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NiSource, Columbia Shareholders Approve Merger

NiSource, Columbia Shareholders Approve Merger

Shareholders of NiSource Inc. and Columbia Energy Group overwhelmingly approved the merger of the two companies, which would create a mega energy powerhouse serving nine states and more than 4 million customers, stretching from Chicago in the west to New England in the east and south to the Gulf of Mexico.

NiSource shareholders gave a thumbs up with nearly 65% of the outstanding shares in approval, representing 80% of the shares voted. More than 66 percent of Columbia shares were voted in favor of the merger, representing a 98% approval of the shares voted.

The merger still has to jump some major hurdles before it is completed. Last week, three Ohio groups, which make up 115 school districts in the northern part of the state, filed a lawsuit asking the Public Utilities Commission of Ohio (PUCO) to reconsider its May 2 approval. The lawsuit, which was filed by the Ohio Schools Council, Bay Area Council of Governments and the Lake Erie Regional Council of Governments, requests a rehearing on the PUCO order in which it issued a letter to the Securities and Exchange Commission approving the merger. The City of Toledo also has filed in support of a petition filed earlier by the groups asking PUCO for a review. The petition is now pending (see NGI, May 8).

Dismissing the Ohio groups' lawsuit, NiSource chairman, Gary L. Neale said the merger remains "on track" to be completed by the end of the year. He said that a filing with the U.S. Department of Justice under the required Hart-Scott-Rodino Act is scheduled for next week.

The agreement, hammered out by board members of both companies in February (See NGI, March 6), calls for Columbia shareholders to receive $70/share in cash plus a $2.60 face value SAILS(SM) (a unit consisting of a zero coupon debt security with a four-year forward equity contract). Columbia shareholders also have the option to receive new holding company stock in a tax-free exchange, for up to 30% of the outstanding Columbia shares. Under the common stock option, each Columbia share will be exchanged for $74 in new holding company stock subject to a collar. If the average NiSource share price during the 30 days prior to closing of the transaction is $16.50 or below, Columbia shareholders will receive 4.4848 shares of new holding company stock for each Columbia share.

Neale, who pursued Columbia in a fierce battle that turned into a friendly takeover, told shareholders the vote "demonstrates growing investor confidence in our plan to transform NiSource from a solid regional player into the...nation's largest natural gas distribution company east of the Rockies." The Columbia merger "creates a powerful platform for growing shareholder value, accessing 30% of the nation's population and 40% of U.S. energy demand."

Neale pointed to statistics that show a projected growth in the markets of 60% to 35 TCF by 2020. "Nearly half of that demand growth will be located in the energy corridor from the Gulf of Mexico to New England, and will be driven by new technologies we are pioneering, such as distributed generation."

The $6.1 billion merger will be financed with approximately $3.1 billion in debt, $1 billion in non-core asset sales from both organizations, and nearly $2 billion in common equity and SAILS(SM). Columbia shareholder interest in receiving NiSource stock has resulted in an increase in the projected common equity portion of the purchase from 23% to the maximum of 30%, reducing the amount of debt financing required.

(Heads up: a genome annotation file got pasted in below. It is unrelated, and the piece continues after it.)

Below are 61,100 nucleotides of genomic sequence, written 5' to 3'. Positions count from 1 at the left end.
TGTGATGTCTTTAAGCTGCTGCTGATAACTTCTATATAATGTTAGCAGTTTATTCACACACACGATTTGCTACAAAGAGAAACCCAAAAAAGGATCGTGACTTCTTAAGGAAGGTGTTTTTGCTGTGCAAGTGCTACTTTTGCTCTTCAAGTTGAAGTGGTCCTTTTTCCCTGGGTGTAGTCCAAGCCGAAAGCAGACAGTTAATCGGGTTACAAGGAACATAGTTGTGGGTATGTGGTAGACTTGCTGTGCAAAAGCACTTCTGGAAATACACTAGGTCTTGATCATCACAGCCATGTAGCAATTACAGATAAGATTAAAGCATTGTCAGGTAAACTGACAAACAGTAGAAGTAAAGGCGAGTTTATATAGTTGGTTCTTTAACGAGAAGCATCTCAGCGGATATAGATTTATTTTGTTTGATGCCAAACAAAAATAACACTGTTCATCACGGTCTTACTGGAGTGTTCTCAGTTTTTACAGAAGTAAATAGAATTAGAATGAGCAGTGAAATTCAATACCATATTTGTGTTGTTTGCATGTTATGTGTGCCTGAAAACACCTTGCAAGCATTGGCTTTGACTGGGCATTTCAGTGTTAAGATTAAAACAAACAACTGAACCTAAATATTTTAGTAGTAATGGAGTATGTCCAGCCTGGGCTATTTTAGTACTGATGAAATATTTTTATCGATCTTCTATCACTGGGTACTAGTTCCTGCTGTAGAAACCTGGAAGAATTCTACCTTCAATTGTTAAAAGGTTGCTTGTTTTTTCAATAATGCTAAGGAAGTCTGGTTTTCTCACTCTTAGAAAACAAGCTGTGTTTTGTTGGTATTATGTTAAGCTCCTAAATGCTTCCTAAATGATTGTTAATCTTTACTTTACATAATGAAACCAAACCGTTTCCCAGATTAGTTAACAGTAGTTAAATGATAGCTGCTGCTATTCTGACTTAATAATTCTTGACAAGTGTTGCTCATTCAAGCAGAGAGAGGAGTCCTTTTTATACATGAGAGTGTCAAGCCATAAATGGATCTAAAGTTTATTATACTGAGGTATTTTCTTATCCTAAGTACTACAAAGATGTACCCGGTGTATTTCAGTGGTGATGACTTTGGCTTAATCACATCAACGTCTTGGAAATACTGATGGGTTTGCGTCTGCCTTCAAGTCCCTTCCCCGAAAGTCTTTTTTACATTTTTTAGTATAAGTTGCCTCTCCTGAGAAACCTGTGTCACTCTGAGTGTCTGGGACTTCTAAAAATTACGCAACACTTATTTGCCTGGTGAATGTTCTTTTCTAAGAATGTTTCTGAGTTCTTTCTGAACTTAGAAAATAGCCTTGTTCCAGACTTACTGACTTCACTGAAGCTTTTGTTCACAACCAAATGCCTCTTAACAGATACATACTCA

When combined, Neale said the company would realize synergies ranging from $98 million in 200l to $185 million in 2005, primarily by implementing shared services for corporate functions and implementing best practices across the organization. Upon completion of the transaction, Columbia Energy Group and NiSource will become wholly owned subsidiaries of a new holding company. The separate companies' corporate headquarters --- NiSource in Merrillville, IN, and Columbia in Herndon, VA --- are expected to be retained.

Still, Ohio Schools Council Executive Secretary Joe Lesak promises to take his groups' lawsuit all the way to the Ohio Supreme Court, if necessary. Lesak said in May that the merger would "negatively impact tax revenues for Ohio, and said that NiSource would raise its rates and cut the workforce.

"We are hopeful the PUCO will grant our rehearing and conduct a full review of the concerns the schools and the City of Toledo have raised with this merger," Lesak said. "The schools are concerned about the lack of any of the $100-plus million annual merger benefits being passed on to Columbia Gas of Ohio ratepayers; exorbitant transaction fees and golden parachute pay outs to Columbia executives; over $8 billion of debt being assumed by NiSource and the adverse financial effect of that debt cost on Columbia Gas ratepayers, the potential loss of tax revenues to Ohio schools; NiSource's problematic utility service record in Indiana and other important issues. We believe the PUCO needs to conduct a formal proceeding to review all of these issues because there are no benefits to Ohio schools and other ratepayers from this merger."

The rehearing application filing with PUCO is the first step before filing an appeal with the Ohio Supreme Court, a move Lesak said his groups are prepared to do. PUCO has not scheduled the groups' earlier request yet, and had no comment on the rehearing application.

Carolyn Davis, Houston

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